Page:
summary As part of an ongoing research about technical, rhetorical and aesthetical characteristics of architecture presentations in websites, this paper presents considerations about the means of representation and public diffusion of architecture and urbanism, focusing the specificities of digital media through the keywords “narrative”, “diagram” and “database”. In search for basis to think the structuring of information experience in architectural discourses, the text punctuates the profession’s peculiar needs for presentation and visualization, and its links with the three keywords. Then, it presents a case study (the Bjarke Ingels Group website) to illustrate aspects of the analysis intended by the research.
series SIGRADI
email gabrielgirnos@gmail.com
last changed 2016/03/10 08:52

_id cf2011_p108
id cf2011_p108
authors Iordanova, Ivanka; Forgues Daniel, Chiocchio François
year 2011
title Creation of an Evolutive Conceptual Know-how Framework for Integrative Building Design
source Computer Aided Architectural Design Futures 2011 [Proceedings of the 14th International Conference on Computer Aided Architectural Design Futures / ISBN 9782874561429] Liege (Belgium) 4-8 July 2011, pp. 435-450.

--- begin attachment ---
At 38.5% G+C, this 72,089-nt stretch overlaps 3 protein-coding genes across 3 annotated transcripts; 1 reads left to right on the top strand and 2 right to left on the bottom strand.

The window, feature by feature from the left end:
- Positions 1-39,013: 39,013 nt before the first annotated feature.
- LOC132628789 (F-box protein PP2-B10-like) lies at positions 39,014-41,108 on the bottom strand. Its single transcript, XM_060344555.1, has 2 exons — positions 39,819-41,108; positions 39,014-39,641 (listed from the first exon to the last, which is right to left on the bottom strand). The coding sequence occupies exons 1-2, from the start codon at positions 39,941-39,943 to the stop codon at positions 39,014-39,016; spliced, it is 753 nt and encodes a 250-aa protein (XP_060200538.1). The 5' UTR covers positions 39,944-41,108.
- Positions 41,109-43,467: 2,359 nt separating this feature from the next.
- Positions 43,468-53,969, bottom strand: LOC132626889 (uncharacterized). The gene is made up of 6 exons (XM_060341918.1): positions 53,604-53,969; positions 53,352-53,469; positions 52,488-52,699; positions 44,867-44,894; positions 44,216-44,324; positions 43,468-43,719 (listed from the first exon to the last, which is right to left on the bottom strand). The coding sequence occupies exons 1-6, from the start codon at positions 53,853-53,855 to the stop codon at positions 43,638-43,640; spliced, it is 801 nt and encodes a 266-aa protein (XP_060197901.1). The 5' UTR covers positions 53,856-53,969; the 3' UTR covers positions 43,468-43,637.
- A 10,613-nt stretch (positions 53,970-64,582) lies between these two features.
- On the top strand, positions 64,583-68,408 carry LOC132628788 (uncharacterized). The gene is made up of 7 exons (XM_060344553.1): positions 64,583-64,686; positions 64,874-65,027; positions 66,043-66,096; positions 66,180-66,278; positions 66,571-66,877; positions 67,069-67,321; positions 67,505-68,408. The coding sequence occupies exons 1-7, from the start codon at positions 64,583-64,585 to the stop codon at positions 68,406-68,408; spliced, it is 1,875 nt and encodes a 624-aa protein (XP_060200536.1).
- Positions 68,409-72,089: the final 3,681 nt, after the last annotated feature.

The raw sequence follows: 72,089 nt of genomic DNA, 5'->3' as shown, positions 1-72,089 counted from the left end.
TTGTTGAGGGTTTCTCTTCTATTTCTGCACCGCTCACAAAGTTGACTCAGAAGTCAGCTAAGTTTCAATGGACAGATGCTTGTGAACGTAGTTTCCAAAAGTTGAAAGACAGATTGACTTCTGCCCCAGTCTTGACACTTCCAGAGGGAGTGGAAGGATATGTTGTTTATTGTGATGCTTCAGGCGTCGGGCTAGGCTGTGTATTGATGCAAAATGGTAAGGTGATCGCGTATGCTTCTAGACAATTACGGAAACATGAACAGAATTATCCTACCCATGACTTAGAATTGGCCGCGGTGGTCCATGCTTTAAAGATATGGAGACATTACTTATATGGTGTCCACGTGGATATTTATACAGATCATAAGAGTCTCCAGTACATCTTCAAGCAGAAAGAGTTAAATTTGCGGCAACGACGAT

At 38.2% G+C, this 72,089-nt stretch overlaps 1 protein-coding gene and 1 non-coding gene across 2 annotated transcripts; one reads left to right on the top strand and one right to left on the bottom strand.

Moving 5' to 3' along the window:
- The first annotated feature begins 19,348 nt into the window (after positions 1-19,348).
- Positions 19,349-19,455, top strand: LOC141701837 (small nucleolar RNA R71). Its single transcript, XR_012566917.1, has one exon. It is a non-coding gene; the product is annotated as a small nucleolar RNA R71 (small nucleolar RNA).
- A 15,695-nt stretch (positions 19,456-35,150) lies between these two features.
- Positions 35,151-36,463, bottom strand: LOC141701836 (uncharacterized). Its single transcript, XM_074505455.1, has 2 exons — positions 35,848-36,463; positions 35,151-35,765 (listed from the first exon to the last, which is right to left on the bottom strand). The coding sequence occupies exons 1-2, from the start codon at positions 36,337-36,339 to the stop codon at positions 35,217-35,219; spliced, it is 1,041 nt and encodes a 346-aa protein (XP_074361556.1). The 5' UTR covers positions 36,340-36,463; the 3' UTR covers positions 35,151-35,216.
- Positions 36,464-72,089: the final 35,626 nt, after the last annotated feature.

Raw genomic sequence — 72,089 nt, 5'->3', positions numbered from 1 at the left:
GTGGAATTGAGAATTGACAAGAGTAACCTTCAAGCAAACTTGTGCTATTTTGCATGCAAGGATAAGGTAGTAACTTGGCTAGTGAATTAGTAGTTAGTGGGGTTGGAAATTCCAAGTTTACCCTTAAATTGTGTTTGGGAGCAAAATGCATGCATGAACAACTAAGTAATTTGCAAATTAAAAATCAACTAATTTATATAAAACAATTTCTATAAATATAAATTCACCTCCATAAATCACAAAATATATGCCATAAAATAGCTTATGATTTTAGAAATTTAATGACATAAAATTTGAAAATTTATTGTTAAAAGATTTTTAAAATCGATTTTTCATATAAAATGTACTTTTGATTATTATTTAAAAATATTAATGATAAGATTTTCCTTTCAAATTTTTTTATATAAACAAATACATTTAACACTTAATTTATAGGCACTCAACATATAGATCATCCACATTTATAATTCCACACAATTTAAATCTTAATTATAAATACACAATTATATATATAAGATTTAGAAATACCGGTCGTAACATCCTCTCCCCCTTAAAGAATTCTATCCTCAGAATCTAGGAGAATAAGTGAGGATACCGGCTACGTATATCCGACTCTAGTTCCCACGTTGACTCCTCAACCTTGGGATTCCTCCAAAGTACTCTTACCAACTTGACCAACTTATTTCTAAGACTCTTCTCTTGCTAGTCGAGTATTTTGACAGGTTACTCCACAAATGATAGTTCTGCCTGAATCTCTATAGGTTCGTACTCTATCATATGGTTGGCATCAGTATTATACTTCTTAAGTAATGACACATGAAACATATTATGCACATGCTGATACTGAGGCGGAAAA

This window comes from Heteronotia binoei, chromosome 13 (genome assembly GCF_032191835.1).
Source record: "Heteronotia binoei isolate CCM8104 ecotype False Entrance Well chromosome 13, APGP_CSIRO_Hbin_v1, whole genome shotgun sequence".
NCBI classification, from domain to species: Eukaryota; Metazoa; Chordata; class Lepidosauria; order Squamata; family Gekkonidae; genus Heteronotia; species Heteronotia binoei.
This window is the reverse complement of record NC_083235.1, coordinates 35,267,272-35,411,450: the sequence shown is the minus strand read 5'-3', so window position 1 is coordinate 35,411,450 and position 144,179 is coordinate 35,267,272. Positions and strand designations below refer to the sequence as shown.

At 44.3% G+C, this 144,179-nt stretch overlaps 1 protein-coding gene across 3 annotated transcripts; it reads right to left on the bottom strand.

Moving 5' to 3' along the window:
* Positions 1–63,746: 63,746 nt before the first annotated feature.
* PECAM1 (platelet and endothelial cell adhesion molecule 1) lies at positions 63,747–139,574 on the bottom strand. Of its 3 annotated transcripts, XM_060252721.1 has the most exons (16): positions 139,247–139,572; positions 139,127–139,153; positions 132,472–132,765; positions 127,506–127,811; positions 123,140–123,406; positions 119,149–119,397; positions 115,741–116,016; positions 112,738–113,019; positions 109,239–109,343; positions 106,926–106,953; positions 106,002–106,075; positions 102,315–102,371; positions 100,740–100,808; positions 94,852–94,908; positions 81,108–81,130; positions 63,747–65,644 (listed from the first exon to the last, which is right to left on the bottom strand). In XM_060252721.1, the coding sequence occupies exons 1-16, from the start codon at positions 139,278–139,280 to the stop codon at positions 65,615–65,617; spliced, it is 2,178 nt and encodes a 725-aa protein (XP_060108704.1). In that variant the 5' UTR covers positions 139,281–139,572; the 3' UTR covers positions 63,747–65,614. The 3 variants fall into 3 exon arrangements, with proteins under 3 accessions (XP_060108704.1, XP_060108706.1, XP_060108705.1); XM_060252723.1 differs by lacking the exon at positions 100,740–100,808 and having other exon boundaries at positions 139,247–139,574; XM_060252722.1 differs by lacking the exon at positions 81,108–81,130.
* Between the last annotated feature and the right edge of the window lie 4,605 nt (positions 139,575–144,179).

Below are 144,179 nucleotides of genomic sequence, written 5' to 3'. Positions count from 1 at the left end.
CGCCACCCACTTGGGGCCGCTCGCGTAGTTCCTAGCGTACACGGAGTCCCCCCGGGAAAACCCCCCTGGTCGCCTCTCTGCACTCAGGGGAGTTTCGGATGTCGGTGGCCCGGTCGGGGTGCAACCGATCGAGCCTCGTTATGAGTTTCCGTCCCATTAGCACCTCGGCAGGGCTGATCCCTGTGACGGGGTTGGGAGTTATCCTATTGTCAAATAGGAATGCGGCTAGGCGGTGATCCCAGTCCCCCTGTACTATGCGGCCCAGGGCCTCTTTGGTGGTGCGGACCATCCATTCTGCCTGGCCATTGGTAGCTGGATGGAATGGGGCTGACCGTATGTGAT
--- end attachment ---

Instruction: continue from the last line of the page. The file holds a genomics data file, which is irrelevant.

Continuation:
summary Low productivity of the building sector today is attributed to the fragmentation of tasks, disciplines and responsibilities, as well as to the resistance to adopt integrative work processes and digital means. The increased complexity of architectural projects and the aroused social consciousness for sustainable environment calls for integrative design collaboration. Thus, there is need for a Conceptual Framework combining work processes, technological means and policy aspects. According to the literature, integrative multidisciplinary design is a strategy resulting in high performance buildings nurturing sustainable way of living (Reed et al. 2009, Krygiel & Nies 2008). Responding to the increased technological complexity of our built environment, as well as to the objective of meeting multiple criteria of quality, both necessitating multidisciplinary collaboration during design, Building Information Modeling (BIM) is seen as a powerful means for fostering quality, augmenting productivity and decreasing loss in construction. Based on recent research, we can propose that a sustainable building can be designed through an integrative design process (IDP) which is best supported by BIM. However, our ongoing research program and consultations with advanced practitioners underscore a number of limitations. For example, a large portion of the interviewed professionals and construction stakeholders do not necessarily see a link between sustainable building, integrative design process and BIM, while in our opinion, their joint use augments the power of each of these approaches taken separately. Thus, there is an urgent necessity for the definition of an IDP-BIM framework, which could guide the building industry to sustainable results and better productivity. This paper defines such a framework, whose theoretical background lays on studies in social learning (activity theory and situated action theories). These theories suggest that learning and knowledge generation occurs mainly within a social process defined as an activity. This corresponds to the context in which the IDP-BIM framework will be used, its final objective being the transformation of building design practices. The proposed IDP-BIM framework is based on previous research and developments. Thus, firstly, IDP process was well formalized in the Roadmap for the Integrated Design Process‚ (Reed et al.) which is widely used as a guideline for collaborative integrative design by innovating practices in USA and Canada. Secondly, the National Building Information Modeling Standard (NBIMS) of the USA is putting an enormous effort in creating a BIM standard, Succar (2008) recently proposed a conceptual framework for BIM, but BIM ontology is still under development (Gursel et al 2009). Thirdly, an iterative design process bound to gating reviews (inspired from software development processes) was found to be successful in the context of multidisciplinary design studios (reported in our previous papers). The feedback from this study allowed for modifications and adjustments included in the present proposal. The gating process assures the good quality of the project and its compliance to the client's requirements. The challenge of this research is to map the above mentioned approaches, processes and technologies into the design process, thus creating an integrated framework supporting and nurturing sustainable design. The IDP-BIM framework can be represented by a multidimensional matrix linked to a semantic network knowledge database: - the axes of the matrix being the project timeline, the design process actors and building stakeholders (architect, engineers, client, contractor, environmental biologist, etc.), or different aspects of building performance (environmental, functional, social, interior environment quality, cost, etc.); and - the knowledge database providing multiple layers of semantic support in terms of process, domain knowledge, technology and workflow at a given moment of the project and for a given actor or building aspect. The IDP-BIM framework is created as an evolutive digital environment for know-how and will have an established protocol for regular updates. The paper will firstly present the state of the art in IDP and BIM. Secondly, it will expose the methodology used for the definition of the Framework, followed by a description of its structure, contents and digital implementation. Then, some scenarios for the use of the Framework will be shown as validation.